- Bitcoin, blockchain and cannabis stocks are clearly in speculative bubbles.
- Geo-political and international trade uncertainties abound, and (to put it mildly), the response of world leaders to any potential shock cannot be predicted.
In the last 34 years we have experienced five significant bull-market runs, four of which ended in large stock market declines or crashes. The first began in 1984 and ended on Black Monday in October 1987. The second started in 1994 and ended with the Asian Flu currency crisis in September 1998. The third began in late 1998 and ended in the Dot Com bust of 2001. The fourth started in March 2003 and ended with the Global Banking Crisis of 2008, and the fifth began in March 2009 and has continued until today, more or less uninterrupted for much of the past decade.
Just how exceptional has our current bull market been? Figure 1 provides some context. The previous 4 market cycles lasted an average of 29 months and saw the S&P 500 rise by an average of 97%. In comparison, our current bull market run has, so far, lasted an incredible 107 months and seen the S&P 500 rise by 354%
Figure 1: our current bull run is the longest in decades…
Figure 2: …and it takes a long time to recover after long bull runs
As Figure 2 indicates, it typically takes a long time to recover losses incurred in stock market crashes that have followed long bull runs. In the previous four cycles, the recovery period (ie. the length of time it took to fully recover the losses incurred from market declines) lasted 77% as long as the preceding bull market run – an average of 43 months. Recoveries from the Dot Com and Global Financial Crisis took significantly longer – 81 and 65 months respectively.
Simply put, it took between 5.5 and 6.7 years for investors to make up the losses they incurred in the previous two stock market declines.
What conclusions can we draw from these historic patterns?
- We are surely in the latter stages of one of the longest bull markets in history, and the longer it goes on, the greater the risk of a significant decline.
- At current equity valuations, future market gains will, almost certainly, be less than those of recent years and with interest rates increasing, bond returns are likely to decrease from recent levels as well.
- As the prospect of further returns diminish, market risk is increasing – creating a poor risk/return outlook for both stocks and bonds.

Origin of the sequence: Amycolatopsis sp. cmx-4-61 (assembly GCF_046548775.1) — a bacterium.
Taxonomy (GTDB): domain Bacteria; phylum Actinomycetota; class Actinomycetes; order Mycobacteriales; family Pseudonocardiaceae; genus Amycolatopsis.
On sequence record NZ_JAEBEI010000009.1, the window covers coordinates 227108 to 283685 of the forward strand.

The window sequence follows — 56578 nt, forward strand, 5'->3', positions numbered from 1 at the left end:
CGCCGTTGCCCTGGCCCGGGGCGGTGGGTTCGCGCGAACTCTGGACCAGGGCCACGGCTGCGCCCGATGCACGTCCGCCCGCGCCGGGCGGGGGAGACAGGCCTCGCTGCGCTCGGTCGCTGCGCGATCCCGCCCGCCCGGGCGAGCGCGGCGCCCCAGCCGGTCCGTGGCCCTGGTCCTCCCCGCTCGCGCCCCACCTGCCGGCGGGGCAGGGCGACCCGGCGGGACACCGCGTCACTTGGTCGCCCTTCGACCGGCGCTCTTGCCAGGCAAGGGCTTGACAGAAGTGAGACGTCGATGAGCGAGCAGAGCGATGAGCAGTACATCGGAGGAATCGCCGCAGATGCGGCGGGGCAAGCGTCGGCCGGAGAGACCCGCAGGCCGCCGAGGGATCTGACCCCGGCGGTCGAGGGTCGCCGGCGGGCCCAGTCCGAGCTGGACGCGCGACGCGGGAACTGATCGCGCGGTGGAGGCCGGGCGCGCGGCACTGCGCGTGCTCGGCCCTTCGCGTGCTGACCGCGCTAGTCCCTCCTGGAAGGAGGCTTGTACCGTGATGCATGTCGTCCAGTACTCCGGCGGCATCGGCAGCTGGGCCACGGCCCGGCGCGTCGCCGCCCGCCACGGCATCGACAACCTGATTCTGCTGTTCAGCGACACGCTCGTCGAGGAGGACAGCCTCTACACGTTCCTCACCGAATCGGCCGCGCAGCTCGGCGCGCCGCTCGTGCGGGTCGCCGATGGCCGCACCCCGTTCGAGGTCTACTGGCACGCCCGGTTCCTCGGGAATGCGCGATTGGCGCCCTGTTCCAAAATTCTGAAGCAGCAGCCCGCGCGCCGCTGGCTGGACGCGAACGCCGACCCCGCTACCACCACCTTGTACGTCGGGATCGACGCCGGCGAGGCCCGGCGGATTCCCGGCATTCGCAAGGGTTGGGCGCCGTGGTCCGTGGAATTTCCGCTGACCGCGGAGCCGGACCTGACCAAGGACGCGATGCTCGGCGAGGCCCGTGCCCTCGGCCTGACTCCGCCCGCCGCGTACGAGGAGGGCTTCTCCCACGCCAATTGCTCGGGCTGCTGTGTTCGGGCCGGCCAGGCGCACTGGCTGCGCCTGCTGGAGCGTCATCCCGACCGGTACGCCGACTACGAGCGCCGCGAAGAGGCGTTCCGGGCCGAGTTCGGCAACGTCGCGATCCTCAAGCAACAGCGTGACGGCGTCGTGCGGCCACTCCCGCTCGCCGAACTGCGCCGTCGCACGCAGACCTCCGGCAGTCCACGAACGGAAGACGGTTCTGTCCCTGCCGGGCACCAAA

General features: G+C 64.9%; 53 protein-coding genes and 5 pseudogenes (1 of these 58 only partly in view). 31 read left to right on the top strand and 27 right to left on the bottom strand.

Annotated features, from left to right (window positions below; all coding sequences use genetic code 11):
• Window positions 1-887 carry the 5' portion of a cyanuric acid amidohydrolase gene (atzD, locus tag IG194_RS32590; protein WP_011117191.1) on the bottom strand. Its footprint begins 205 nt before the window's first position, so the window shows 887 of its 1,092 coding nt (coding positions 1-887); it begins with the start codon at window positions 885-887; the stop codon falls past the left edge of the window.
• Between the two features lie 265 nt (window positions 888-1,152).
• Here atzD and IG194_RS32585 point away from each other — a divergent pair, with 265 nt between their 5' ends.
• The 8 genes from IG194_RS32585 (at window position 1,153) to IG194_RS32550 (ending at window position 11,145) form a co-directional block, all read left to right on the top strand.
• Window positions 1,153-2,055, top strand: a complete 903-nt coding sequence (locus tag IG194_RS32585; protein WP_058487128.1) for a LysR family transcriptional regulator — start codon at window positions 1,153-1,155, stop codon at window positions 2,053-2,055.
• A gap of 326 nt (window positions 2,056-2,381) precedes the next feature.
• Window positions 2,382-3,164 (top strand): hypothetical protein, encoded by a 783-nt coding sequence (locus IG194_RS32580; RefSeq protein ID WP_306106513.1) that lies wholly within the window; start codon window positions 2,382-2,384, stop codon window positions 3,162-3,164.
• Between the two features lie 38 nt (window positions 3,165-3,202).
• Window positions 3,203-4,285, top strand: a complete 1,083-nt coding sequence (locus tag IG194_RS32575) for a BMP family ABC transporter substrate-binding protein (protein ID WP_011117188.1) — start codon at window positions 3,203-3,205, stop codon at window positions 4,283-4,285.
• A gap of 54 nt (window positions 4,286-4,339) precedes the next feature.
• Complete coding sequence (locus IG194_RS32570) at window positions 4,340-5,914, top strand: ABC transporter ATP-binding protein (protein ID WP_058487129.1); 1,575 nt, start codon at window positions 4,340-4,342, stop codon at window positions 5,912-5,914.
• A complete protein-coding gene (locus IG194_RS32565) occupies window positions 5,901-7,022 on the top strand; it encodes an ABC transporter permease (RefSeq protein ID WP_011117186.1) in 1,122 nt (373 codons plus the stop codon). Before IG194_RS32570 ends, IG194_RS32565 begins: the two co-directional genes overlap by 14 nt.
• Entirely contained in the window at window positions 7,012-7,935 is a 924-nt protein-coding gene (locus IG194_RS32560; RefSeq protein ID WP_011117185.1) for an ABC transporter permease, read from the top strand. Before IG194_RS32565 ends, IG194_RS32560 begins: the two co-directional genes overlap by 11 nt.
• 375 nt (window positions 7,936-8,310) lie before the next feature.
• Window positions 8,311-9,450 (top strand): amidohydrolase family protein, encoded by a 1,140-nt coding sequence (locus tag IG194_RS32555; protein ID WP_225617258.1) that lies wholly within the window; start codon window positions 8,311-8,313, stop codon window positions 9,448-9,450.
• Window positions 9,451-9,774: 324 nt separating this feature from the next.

Figure 3 illustrates how the current risk/return pattern has significantly changed from the past few decades. Using historic annual returns since 1990 for the S&P 500 and 10-year Treasury Bonds (all figures in US dollars without currency conversion into CAD), we estimated the stock-and-bond portfolio mix that would have produced a similar 10% total return as that generated by Canadian farmland over the same period.
January 17, 2018 (Chicago) – The Realtors® Land Institute and National Association of Realtors® Research Department released the results of their annual Land Markets Survey which shows a 4 percent increase in land sales and a 3 percent increase in land prices over the previous twelve months.
Sales for all types of land rose, indicating a strong national land market. In the lead were residential land sales with an increase of 5 percent, followed by commercial land sales up by 4 percent. Analysts in the NAR Research Department and at RLI believe these markets are in the lead because of the sustained economic growth and the continued recovery of the housing construction market due to an increase in new home sales.
Land sales for agricultural irrigated land also rebounded after contracting last year, as commodity prices generally stabilized from late 2016 to early 2017 after slumping since 2014. Responses from survey participants indicated a lack of land financing, tighter zoning regulations, and valuation issues as some of the biggest issues facing the industry.
RLI’s 2018 National President Jimmy Settle, ALC, said “Now is great time for landowners and investors as well as land professionals. With flat commodity prices making the growth in ag land sales modest compared to residential and commercial land sales, it’s encouraging to see the market as a whole still continue to strengthen.”
The annual Land Markets Survey is a tool for landowners and land real estate professionals in all sectors of the business to use for bench-marking and as an informational resource when conducting business. This year marks the fifth consecutive year that the survey has been conducted to reveal current trends and the ever-changing state of land markets within the industry; and with over 800 respondents this year, it continues to grow. The Realtors® Land Institute has made the full survey results available for free to the public on their website at rliland.com/about-realtors-land-institute/land-markets-survey
Renting, Leasing or Crop sharing your land or farm is more and more common in Canada.
According to the latest data from Statistics Canada’s 2016 Census of Agriculture, farmersin Western Canada are renting more and more land. In Manitoba, farmers rent or lease 33 per cent of the farm / land, in Saskatchewan 28 per cent and in Alberta 42 per cent. They are are not all paying the same rental rates and they don’t all have the same rent or lease agreements.
How do farm & land owners and renters come to an agreement that provides security for the tenant, gives the landowner the return he or she needs, and encourages good management & stewardship of the land , buildings and/or equipment. ?
- The 2016 national average in farmland values increased by 7.9%
- Multiple signs show farmland values increases slowing down
- Most significant increases occurred in P.E.I, Alberta and Nova Scotia
- Healthy Canadian ag sector and low CDN dollar help sustained the increase
- Available land and actual demand still the most important drivers in the marketplace